Are Hands-Free Devices Safer While Driving?
Ever since car phones became more common in the 1980s and 90s, people have been attempting to multitask in the car. Now that distracted driving is a major traffic safety issue, law enforcement, lawmakers, and drivers alike advocate for the use of hands-free devices to promote safer driving. Are hands-free devices really safer to use while driving?
How Dangerous Is Driving While Using a Cell Phone?
Most people realize that driving while texting or talking on the phone poses a risk to passengers as well as other drivers on the road. Why is cell phone usage so much riskier than other distractions drivers commonly encounter? To understand the concept, we must first understand the distractions involved.
Experts categorize distractions into three types:
- Visual distractions cause the driver’s eyes to stray from the road, increasing reaction times because drivers are not aware of obstacles until it is too late. Visual distractions include checking text messages and reading maps.
- Manual distractions cause the driver’s hands to leave the wheel, increasing reaction times because the driver must first replace hands on the wheel before avoiding obstacles. Manual distractions include adjusting radio volume and eating or drinking.
- Cognitive distractions cause the driver’s mind to divert attention somewhere other than the road ahead, increasing reaction times because the driver does not process obstacles as they appear. Cognitive distractions include telephone conversations and daydreaming.
Cell phone usage while driving is particularly dangerous because cell phones encompass all three types of distraction. When you check a text message while driving, you must remove at least one hand from the wheel, divert your eyes to read the message and focus your mind on reading the message rather than the road. When you consider the fact that in the five seconds it takes to read a text your car could travel as much as one hundred yards, the risks of cell phone usage while driving causing a car accident becomes clear.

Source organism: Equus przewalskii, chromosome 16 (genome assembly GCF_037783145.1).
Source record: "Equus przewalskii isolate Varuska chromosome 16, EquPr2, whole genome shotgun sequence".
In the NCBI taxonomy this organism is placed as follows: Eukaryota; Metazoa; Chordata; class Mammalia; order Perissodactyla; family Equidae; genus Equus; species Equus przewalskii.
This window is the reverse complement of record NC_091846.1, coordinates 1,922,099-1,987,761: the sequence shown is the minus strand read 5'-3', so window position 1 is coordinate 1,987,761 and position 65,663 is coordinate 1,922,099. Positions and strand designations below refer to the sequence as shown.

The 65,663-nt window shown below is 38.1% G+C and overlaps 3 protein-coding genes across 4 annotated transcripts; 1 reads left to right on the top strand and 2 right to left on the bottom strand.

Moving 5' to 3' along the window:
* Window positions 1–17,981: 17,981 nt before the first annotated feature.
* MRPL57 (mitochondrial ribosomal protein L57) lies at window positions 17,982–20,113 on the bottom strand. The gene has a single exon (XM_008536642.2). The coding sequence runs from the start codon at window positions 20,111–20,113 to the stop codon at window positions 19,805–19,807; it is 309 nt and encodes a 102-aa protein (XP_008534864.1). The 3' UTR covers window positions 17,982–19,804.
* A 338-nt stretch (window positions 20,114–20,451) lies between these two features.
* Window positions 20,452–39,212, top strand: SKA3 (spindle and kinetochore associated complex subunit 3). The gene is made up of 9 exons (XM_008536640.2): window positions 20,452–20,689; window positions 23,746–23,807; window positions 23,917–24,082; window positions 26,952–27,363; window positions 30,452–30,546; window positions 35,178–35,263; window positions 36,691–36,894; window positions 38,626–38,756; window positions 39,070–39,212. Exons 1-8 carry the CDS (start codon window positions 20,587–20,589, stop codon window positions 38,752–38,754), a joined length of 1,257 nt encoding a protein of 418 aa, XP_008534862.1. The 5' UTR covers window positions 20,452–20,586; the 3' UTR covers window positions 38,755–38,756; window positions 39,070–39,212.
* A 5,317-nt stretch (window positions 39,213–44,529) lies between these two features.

How Do Hands-Free Devices Help?
Companies designed hands-free devices to remove some of the risks of cell phone usage while driving. Depending on the type of device, users can answer the phone via voice command, a button on the steering wheel, the car’s touch screen, or the phone itself. Then, audio plays over the car’s speakers and the user can respond without holding the phone. Similar functions exist for reading texts aloud.
Hands-free devices remove most of the manual distractions from the equation and only require a brief second of visual distraction to answer the call. Arguably, a reduction in the number of distractions involved makes for a safer driving experience, right? Perhaps.
Hands-Free Devices Still Pose Risks
Although a driver’s hands and eyes may be on-task while driving and talking on a hands-free device, his or her mind remains at least partially on the conversation. Telephone conversations actually decrease the mind’s ability to process moving images, increasing reaction times as well as the likelihood you will experience an accident. Overall, your field of vision narrows as much as 50%, while maintaining a telephone conversation, including a conversation using a hands-free device.
In fact, some research suggests that driving while talking on a hands-free device is just as dangerous as driving while intoxicated. The hosts of a popular television show performed an experiment testing the performance of drivers talking on a traditional cell phone, using a hands-free device, and operating while intoxicated. The intoxicated drivers outperformed either group of cell phone users.
Overall, while using a hands-free device may prove a bit safer in some cases than holding a traditional phone or sending a text, conversations distract you from your primary focus while on the road – driving. The only way to minimize cell phone distractions while on the road is to eliminate the use of cell phones altogether.